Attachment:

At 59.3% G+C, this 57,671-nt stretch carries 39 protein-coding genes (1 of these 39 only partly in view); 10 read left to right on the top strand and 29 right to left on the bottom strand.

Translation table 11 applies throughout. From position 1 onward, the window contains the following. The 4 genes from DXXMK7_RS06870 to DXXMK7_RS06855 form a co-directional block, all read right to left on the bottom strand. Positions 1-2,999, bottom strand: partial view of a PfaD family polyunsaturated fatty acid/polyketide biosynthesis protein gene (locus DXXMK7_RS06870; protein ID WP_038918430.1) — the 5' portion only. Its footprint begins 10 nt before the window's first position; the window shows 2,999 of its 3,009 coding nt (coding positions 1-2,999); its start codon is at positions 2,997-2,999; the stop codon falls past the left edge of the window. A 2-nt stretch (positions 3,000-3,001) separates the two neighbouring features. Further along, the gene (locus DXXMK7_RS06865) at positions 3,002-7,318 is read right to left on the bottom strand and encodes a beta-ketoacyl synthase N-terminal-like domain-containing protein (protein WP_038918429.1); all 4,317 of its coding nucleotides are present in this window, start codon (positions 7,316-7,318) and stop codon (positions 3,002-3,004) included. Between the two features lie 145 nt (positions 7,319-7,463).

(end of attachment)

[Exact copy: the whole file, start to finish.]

At 59.3% G+C, this 57,671-nt stretch carries 39 protein-coding genes (1 of these 39 only partly in view); 10 read left to right on the top strand and 29 right to left on the bottom strand.

Translation table 11 applies throughout. From position 1 onward, the window contains the following. The 4 genes from DXXMK7_RS06870 to DXXMK7_RS06855 form a co-directional block, all read right to left on the bottom strand. Positions 1-2,999, bottom strand: partial view of a PfaD family polyunsaturated fatty acid/polyketide biosynthesis protein gene (locus DXXMK7_RS06870; protein ID WP_038918430.1) — the 5' portion only. Its footprint begins 10 nt before the window's first position; the window shows 2,999 of its 3,009 coding nt (coding positions 1-2,999); its start codon is at positions 2,997-2,999; the stop codon falls past the left edge of the window. A 2-nt stretch (positions 3,000-3,001) separates the two neighbouring features. Further along, the gene (locus DXXMK7_RS06865) at positions 3,002-7,318 is read right to left on the bottom strand and encodes a beta-ketoacyl synthase N-terminal-like domain-containing protein (protein WP_038918429.1); all 4,317 of its coding nucleotides are present in this window, start codon (positions 7,316-7,318) and stop codon (positions 3,002-3,004) included. Between the two features lie 145 nt (positions 7,319-7,463).